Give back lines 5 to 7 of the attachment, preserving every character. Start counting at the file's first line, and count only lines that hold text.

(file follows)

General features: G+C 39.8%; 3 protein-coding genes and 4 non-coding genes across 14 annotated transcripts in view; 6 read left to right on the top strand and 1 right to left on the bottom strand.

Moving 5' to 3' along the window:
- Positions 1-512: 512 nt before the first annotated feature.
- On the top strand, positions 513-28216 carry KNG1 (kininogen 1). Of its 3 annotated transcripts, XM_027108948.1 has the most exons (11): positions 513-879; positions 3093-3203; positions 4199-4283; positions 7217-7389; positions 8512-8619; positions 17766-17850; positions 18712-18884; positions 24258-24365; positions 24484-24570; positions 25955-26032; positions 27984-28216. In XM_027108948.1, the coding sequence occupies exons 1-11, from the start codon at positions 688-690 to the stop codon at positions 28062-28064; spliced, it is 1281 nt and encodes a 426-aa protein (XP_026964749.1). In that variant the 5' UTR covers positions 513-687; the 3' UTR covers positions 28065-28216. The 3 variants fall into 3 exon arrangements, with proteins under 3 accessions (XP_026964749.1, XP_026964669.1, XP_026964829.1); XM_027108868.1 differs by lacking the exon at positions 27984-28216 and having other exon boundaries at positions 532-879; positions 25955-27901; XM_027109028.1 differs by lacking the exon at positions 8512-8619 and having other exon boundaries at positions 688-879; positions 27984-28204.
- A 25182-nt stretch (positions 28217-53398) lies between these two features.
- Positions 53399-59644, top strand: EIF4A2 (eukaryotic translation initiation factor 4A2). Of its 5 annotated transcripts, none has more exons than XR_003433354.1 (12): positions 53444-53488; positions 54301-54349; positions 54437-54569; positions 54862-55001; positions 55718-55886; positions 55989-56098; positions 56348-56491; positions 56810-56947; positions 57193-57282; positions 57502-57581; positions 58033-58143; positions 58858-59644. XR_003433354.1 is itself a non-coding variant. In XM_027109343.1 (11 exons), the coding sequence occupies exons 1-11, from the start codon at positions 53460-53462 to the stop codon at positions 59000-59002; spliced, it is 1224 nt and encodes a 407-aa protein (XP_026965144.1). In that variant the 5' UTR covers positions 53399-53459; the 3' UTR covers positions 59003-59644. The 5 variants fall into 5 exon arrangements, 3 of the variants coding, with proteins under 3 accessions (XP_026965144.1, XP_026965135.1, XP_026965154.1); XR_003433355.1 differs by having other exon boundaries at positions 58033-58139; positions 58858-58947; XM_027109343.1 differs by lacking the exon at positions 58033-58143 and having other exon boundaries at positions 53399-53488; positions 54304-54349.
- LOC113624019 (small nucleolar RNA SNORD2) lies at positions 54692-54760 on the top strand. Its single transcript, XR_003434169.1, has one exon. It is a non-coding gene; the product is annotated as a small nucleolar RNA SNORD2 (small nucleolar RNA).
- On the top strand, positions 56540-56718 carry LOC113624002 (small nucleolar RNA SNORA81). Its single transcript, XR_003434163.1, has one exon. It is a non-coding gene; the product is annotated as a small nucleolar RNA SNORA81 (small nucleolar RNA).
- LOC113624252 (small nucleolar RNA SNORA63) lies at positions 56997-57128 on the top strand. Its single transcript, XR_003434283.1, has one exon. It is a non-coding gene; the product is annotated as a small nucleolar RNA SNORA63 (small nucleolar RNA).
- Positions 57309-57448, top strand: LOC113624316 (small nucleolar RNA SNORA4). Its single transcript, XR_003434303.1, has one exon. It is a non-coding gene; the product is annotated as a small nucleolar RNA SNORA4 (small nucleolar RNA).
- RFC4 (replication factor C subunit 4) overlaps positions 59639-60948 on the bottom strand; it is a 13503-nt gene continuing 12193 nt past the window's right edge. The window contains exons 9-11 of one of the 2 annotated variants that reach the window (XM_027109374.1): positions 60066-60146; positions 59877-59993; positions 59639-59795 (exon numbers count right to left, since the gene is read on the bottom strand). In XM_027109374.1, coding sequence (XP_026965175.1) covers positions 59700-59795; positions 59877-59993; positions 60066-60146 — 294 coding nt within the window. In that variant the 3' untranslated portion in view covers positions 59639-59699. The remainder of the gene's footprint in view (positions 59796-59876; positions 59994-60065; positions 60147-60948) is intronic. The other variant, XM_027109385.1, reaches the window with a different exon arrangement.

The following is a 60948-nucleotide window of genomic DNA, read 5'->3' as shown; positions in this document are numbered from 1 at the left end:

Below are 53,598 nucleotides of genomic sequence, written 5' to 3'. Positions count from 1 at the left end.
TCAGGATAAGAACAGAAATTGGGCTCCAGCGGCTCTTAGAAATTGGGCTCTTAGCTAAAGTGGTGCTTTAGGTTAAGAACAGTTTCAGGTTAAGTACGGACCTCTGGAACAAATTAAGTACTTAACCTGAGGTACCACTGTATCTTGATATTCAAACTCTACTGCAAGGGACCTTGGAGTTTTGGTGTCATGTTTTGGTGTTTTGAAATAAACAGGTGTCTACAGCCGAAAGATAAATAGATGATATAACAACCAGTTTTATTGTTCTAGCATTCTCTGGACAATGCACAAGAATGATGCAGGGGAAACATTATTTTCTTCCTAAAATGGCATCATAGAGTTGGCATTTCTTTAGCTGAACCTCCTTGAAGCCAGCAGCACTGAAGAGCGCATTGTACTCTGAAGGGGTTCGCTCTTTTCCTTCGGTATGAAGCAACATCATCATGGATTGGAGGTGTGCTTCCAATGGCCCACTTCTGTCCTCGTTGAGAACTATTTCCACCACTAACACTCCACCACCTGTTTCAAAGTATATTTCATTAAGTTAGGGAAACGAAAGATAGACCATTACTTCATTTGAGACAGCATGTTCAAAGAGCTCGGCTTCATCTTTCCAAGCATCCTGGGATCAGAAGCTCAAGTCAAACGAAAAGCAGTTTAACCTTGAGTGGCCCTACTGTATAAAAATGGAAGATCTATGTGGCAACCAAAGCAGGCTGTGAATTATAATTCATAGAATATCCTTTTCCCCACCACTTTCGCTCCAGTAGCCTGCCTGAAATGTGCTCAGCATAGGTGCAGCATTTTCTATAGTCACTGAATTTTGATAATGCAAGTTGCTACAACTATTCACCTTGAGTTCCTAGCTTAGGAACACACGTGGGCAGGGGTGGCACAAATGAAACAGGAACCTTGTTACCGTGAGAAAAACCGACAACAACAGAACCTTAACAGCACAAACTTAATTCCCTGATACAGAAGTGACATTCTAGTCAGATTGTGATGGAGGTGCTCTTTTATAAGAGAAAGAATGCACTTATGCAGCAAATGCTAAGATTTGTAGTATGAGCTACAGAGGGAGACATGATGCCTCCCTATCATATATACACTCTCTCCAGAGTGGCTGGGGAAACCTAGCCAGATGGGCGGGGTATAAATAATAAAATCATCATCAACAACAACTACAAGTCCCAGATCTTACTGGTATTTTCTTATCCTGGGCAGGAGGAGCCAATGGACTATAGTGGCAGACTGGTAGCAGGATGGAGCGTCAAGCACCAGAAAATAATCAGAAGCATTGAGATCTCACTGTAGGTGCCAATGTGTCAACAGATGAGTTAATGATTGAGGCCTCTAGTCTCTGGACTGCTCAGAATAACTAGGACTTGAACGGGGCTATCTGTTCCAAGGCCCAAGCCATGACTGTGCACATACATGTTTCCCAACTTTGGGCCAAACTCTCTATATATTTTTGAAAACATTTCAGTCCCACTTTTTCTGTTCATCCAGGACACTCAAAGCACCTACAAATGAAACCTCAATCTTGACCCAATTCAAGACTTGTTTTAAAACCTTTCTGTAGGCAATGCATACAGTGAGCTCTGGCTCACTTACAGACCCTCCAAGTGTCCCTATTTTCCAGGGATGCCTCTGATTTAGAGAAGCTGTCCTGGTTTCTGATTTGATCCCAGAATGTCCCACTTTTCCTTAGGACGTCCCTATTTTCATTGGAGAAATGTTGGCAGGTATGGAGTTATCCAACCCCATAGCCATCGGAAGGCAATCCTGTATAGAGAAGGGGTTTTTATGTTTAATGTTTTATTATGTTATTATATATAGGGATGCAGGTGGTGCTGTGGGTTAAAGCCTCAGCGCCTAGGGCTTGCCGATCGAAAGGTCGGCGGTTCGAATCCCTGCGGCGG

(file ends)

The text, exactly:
- A 25182-nt stretch (positions 28217-53398) lies between these two features.
- Positions 53399-59644, top strand: EIF4A2 (eukaryotic translation initiation factor 4A2). Of its 5 annotated transcripts, none has more exons than XR_003433354.1 (12): positions 53444-53488; positions 54301-54349; positions 54437-54569; positions 54862-55001; positions 55718-55886; positions 55989-56098; positions 56348-56491; positions 56810-56947; positions 57193-57282; positions 57502-57581; positions 58033-58143; positions 58858-59644. XR_003433354.1 is itself a non-coding variant. In XM_027109343.1 (11 exons), the coding sequence occupies exons 1-11, from the start codon at positions 53460-53462 to the stop codon at positions 59000-59002; spliced, it is 1224 nt and encodes a 407-aa protein (XP_026965144.1). In that variant the 5' UTR covers positions 53399-53459; the 3' UTR covers positions 59003-59644. The 5 variants fall into 5 exon arrangements, 3 of the variants coding, with proteins under 3 accessions (XP_026965144.1, XP_026965135.1, XP_026965154.1); XR_003433355.1 differs by having other exon boundaries at positions 58033-58139; positions 58858-58947; XM_027109343.1 differs by lacking the exon at positions 58033-58143 and having other exon boundaries at positions 53399-53488; positions 54304-54349.
- LOC113624019 (small nucleolar RNA SNORD2) lies at positions 54692-54760 on the top strand. Its single transcript, XR_003434169.1, has one exon. It is a non-coding gene; the product is annotated as a small nucleolar RNA SNORD2 (small nucleolar RNA).